Mat told me that it was all good and that we had to get the car ready for the Nitro warm up.
I had only ever started the car on Nitro twice before in QLD at the recent Nationals. It was such an experience. Its totally different to methanol.
Mat once again lets me know when we are going to start it. When I hear him say this I put my foot on the clutch, push it all the way in and brake hard. Then when I heard the engine start, I wait for about 1 second and then I pull the fuel on just past ½ way. I then sit and wait still with my foot on the clutch and brake on hard. (The only time my foot isn’t on the clutch is when I do my burnout, and take off).
Mat then taps me on my left shoulder which means I pull the fuel on all of the way. He then taps me once again on my shoulder which means I take my foot off the clutch and put it onto the foot rest (still braking hard). When you take your foot off the clutch, the car just wants to go. So I have to make sure that I pull the brake extremely hard before I take my foot off.
Then when Mat is finished making adjustments to the engine, he stands in front of me and gives the “Shut if off” signal. I take my foot of the clutch and let go of the brake and push the fuel shut off lever to “off”. Then I brake hard to stop the wheels from spinning.

Mat told me that the car is ready and both Mat & Dad told me how perfect that was.
Dad then yells to everyone “Allright guys, get ready to go out now”. He then turns to me and says “Ok go and settle down, take your time and put on the fire suit”.
This is when the butterflies come back. They seem to leave when im sitting in the car starting it, but when it shuts down they come racing back.

Around about now I could see that my Mum was as nervous as ever. I asked her to come into the trailer and help me get ready. First I put my socks on, then the first suit. Next on are my new red racing boots that I got for my 18th birthday in May (the best birthday present a girl could ask for). I then went and packed up the car with my helmet, neck brace, neck strap and gloves. While the boys were getting the car ready, I sat in the trailer and went over my notes one last time.

It was a great feeling to know that everyone was there to support me from my family, friends, boyfriend and of course all of the officials, down to the ever so dedicated fans that still came out to support and encourage me in the 39 degree heat. You gotta love em.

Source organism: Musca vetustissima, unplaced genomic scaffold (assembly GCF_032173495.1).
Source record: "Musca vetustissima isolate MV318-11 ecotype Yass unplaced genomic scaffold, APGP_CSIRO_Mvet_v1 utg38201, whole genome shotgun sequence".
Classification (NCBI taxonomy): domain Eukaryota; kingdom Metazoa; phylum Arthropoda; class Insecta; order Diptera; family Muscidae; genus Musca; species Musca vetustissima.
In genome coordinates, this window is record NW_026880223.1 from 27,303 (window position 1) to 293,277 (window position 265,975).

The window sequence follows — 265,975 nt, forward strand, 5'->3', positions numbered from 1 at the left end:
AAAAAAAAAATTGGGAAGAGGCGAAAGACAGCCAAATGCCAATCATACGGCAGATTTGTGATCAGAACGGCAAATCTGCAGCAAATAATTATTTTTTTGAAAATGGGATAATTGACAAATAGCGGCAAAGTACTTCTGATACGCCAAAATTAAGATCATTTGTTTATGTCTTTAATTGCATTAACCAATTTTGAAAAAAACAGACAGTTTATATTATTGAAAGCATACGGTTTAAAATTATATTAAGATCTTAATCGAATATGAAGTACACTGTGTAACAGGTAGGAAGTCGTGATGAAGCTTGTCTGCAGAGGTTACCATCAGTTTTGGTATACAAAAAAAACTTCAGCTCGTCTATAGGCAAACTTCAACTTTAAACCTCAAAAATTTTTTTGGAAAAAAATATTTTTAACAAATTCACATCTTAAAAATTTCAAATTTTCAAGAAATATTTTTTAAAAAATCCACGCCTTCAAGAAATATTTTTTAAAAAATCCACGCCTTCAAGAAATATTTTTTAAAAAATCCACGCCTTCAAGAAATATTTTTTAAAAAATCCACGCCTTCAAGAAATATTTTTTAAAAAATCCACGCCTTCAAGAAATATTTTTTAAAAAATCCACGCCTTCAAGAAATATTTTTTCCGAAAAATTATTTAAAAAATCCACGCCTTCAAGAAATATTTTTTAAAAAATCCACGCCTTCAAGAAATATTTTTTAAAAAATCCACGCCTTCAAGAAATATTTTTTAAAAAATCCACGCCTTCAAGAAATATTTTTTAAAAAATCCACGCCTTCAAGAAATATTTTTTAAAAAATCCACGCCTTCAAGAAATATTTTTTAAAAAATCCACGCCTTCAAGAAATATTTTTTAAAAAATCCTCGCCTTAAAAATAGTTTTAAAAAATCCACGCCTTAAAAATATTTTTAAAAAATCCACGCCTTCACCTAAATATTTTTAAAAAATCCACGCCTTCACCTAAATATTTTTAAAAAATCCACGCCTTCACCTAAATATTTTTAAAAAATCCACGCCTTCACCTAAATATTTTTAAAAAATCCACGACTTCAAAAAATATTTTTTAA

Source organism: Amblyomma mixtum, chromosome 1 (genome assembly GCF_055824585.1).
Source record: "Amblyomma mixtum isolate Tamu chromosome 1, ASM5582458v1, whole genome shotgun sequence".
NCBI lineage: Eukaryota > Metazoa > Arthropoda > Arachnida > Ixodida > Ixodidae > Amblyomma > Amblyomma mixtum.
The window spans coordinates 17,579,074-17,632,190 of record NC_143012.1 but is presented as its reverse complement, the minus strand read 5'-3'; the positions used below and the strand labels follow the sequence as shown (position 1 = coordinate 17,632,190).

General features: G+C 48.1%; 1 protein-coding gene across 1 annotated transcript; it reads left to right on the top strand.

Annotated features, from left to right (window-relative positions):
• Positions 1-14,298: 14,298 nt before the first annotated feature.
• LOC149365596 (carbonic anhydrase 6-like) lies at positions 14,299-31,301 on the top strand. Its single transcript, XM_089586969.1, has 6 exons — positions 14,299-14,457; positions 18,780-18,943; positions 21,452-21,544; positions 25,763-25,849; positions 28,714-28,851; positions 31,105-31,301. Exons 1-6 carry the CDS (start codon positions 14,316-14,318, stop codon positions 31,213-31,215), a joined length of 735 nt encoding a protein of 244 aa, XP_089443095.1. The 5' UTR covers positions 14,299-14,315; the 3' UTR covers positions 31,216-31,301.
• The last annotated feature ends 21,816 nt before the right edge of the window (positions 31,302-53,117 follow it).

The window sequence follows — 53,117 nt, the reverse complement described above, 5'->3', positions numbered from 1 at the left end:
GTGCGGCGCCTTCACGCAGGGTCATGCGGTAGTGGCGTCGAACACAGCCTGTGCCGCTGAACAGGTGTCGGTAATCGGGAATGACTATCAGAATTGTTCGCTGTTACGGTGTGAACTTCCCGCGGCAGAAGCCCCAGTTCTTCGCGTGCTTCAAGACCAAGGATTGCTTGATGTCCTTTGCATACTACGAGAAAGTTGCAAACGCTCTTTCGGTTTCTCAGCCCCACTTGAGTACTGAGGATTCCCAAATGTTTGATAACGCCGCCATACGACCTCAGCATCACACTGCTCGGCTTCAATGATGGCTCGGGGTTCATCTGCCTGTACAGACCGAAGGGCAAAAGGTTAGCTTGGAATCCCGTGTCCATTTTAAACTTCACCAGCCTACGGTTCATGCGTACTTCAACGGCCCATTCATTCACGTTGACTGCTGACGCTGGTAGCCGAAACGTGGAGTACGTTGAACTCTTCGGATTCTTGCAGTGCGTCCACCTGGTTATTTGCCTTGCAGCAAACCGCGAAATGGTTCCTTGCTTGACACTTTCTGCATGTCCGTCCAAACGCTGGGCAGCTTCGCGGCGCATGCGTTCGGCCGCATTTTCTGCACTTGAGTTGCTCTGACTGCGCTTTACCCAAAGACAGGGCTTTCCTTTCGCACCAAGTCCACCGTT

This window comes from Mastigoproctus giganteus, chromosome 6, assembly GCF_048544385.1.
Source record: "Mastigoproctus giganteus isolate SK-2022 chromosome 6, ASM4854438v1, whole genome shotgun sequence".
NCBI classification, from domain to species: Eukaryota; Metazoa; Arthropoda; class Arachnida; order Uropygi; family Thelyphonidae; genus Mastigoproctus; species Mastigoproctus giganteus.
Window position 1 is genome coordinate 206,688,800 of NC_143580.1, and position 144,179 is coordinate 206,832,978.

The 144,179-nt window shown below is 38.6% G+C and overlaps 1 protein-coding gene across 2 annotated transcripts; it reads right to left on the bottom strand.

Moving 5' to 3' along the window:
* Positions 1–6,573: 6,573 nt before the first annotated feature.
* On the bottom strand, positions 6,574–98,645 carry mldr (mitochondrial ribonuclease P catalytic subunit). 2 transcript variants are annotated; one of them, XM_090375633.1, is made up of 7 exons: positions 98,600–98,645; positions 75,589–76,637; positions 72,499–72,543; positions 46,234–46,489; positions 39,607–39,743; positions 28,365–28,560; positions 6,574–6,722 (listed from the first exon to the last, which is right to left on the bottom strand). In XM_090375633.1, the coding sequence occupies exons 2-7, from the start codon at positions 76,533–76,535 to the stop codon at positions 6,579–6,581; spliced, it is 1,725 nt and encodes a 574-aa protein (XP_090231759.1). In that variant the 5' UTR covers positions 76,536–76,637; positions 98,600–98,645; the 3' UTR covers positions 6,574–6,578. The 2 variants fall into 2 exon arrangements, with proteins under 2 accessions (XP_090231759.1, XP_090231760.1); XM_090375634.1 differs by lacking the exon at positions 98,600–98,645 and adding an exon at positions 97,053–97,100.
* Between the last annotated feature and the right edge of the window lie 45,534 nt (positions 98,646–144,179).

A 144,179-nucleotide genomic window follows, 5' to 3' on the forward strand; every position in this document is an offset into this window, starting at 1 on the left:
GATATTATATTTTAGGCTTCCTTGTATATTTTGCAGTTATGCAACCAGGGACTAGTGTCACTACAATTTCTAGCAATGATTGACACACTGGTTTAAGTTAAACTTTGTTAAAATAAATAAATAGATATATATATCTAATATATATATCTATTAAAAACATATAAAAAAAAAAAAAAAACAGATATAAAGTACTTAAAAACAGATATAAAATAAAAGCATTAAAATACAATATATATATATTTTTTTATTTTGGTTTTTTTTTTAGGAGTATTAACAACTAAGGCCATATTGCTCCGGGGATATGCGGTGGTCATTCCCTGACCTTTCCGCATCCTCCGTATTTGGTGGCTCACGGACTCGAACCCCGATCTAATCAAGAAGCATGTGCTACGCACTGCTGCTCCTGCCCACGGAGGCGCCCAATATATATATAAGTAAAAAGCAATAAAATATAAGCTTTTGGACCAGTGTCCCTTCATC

Before I got into the car to drive it out into the staging lanes I gave my mum a great big hug. She told me to take 3 deep breathes in and swallow them hard. It worked. The butterflies eased for about 5 seconds.

Mat (my brother) was really good at calming me down as well. Dad was hopeless because he was as wound up, yet nervous and still on as bigger high as I was. Mat told me that everything would be good and as long as I listened to him and focused then it should all go to plan.

Mat asked me “what was I nervous about?” I said im more nervous about the fact that im going to do something wrong and then get all flustered, lose concentration and focus, and then not be able to do the run correctly. He said that I would be fine and if something like that did happen, to stop, think about it, breathe in deep and then re-focus.

While I was being towed out into the staging lanes, the one thing that was going through my mind was the run. I was trying my hardest to focus on what I had to do and where everything was and refreshing my memory from reading my notes. I was starting to feel my heart beating very solidly now.

Mat usually puts Dads helmet on while he is in the car, but we did mine before I got in. I put the balaclavor on first then on went the helmet. While Mat was doing it up, I closed my eyes and re-focused again taking a deep breathe in to calm me down a little bit and stop my heart from feeling like it was going to beat out of my fire suit.
Next was the neck brace, then the next strap. I then stopped and had some photos with the best family in this whole world… My Mum, Dad & Brother!